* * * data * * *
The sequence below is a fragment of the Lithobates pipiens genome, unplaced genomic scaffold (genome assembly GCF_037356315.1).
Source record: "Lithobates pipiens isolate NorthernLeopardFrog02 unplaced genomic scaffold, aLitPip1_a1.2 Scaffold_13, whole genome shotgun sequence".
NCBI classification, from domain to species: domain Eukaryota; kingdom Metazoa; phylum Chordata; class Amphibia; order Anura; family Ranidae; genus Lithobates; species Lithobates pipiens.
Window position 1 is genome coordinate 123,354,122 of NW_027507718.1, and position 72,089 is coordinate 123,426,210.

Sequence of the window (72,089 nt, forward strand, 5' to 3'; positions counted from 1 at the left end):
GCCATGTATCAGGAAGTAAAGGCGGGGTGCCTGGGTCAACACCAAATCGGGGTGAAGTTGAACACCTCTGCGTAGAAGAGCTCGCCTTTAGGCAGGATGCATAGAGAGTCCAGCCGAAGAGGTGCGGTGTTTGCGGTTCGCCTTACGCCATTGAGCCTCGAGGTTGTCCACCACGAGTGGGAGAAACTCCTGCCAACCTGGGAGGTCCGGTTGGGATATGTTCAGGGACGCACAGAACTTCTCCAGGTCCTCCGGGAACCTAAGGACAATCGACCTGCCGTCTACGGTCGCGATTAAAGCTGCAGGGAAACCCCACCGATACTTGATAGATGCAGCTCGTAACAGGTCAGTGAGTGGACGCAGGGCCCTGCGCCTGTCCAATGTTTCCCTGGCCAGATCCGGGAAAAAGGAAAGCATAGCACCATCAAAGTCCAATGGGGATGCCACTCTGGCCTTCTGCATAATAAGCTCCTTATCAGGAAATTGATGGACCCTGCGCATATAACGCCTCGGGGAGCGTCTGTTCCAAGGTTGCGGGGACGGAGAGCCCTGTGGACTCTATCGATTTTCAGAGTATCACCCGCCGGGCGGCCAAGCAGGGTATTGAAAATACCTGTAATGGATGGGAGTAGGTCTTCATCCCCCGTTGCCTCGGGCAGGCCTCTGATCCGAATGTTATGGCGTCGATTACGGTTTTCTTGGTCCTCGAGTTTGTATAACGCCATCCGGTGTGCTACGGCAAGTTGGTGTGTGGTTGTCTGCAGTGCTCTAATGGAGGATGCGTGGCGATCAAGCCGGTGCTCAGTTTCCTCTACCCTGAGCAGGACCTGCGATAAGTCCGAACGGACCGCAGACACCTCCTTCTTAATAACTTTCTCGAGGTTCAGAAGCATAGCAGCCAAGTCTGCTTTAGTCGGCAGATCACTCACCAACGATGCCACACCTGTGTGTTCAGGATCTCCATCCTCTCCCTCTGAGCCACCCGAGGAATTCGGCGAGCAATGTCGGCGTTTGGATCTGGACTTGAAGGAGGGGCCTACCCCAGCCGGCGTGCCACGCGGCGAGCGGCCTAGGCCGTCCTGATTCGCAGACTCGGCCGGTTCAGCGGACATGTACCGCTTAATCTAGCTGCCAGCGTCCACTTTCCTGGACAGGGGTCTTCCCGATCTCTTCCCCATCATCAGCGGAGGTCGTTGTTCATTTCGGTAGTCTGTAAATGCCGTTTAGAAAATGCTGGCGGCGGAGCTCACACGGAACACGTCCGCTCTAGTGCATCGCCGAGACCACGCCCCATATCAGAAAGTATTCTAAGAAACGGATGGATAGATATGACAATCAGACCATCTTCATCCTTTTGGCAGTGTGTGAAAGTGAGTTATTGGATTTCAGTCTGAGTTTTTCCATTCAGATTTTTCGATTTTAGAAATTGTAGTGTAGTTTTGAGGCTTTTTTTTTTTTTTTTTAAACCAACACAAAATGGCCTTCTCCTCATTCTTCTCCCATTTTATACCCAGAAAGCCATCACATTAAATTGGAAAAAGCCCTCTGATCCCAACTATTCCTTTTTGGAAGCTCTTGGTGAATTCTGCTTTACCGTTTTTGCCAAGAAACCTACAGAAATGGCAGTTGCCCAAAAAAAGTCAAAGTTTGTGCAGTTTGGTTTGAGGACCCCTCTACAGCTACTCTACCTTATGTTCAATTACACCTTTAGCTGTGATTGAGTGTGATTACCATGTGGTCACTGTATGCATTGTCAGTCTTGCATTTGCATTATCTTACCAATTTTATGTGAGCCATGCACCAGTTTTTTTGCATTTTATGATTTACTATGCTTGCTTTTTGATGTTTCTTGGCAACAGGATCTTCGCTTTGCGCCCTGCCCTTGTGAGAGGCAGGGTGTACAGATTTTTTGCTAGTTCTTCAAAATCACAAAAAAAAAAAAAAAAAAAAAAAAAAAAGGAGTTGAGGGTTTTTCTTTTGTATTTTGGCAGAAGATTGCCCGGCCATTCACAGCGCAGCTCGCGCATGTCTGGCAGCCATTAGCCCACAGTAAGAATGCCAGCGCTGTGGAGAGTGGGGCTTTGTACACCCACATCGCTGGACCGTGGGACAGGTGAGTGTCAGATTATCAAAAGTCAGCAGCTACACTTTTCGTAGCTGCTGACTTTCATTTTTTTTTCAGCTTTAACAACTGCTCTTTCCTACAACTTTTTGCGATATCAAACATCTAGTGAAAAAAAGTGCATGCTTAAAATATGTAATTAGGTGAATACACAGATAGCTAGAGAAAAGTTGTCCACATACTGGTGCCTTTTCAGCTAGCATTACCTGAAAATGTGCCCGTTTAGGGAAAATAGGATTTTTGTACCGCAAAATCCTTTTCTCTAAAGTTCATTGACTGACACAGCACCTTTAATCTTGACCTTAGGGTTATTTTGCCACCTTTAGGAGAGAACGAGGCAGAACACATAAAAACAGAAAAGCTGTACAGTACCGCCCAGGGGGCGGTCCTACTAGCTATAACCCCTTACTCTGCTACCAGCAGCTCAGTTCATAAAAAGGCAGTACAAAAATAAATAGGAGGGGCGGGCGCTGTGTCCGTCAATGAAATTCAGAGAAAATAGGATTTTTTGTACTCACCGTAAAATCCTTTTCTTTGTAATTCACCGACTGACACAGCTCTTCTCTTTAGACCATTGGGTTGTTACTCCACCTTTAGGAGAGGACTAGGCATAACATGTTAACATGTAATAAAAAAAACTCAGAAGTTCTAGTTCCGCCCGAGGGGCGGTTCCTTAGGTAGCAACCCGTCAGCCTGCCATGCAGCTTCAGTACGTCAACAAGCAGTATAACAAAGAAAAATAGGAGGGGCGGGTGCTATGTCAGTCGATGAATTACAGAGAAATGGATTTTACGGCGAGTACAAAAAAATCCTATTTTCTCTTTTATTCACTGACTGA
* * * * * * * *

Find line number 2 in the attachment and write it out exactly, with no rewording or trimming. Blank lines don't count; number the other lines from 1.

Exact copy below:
Source record: "Lithobates pipiens isolate NorthernLeopardFrog02 unplaced genomic scaffold, aLitPip1_a1.2 Scaffold_13, whole genome shotgun sequence".